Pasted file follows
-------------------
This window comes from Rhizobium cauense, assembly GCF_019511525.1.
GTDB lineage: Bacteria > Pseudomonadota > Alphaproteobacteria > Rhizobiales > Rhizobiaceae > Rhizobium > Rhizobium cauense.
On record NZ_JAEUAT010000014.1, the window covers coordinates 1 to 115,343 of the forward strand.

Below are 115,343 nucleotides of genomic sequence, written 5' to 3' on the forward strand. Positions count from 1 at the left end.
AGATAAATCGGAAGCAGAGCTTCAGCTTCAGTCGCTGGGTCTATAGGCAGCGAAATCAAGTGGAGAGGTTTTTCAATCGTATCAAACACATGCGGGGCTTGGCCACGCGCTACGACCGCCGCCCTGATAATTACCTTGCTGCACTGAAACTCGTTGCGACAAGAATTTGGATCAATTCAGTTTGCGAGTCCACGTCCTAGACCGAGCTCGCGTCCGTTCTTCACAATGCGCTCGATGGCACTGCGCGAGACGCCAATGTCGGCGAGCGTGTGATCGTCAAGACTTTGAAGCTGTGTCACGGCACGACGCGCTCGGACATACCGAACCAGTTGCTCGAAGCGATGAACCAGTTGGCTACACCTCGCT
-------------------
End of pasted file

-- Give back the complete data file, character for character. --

This window comes from Rhizobium cauense, assembly GCF_019511525.1.
GTDB lineage: Bacteria > Pseudomonadota > Alphaproteobacteria > Rhizobiales > Rhizobiaceae > Rhizobium > Rhizobium cauense.
On record NZ_JAEUAT010000014.1, the window covers coordinates 1 to 115,343 of the forward strand.

Below are 115,343 nucleotides of genomic sequence, written 5' to 3' on the forward strand. Positions count from 1 at the left end.
AGATAAATCGGAAGCAGAGCTTCAGCTTCAGTCGCTGGGTCTATAGGCAGCGAAATCAAGTGGAGAGGTTTTTCAATCGTATCAAACACATGCGGGGCTTGGCCACGCGCTACGACCGCCGCCCTGATAATTACCTTGCTGCACTGAAACTCGTTGCGACAAGAATTTGGATCAATTCAGTTTGCGAGTCCACGTCCTAGACCGAGCTCGCGTCCGTTCTTCACAATGCGCTCGATGGCACTGCGCGAGACGCCAATGTCGGCGAGCGTGTGATCGTCAAGACTTTGAAGCTGTGTCACGGCACGACGCGCTCGGACATACCGAACCAGTTGCTCGAAGCGATGAACCAGTTGGCTACACCTCGCT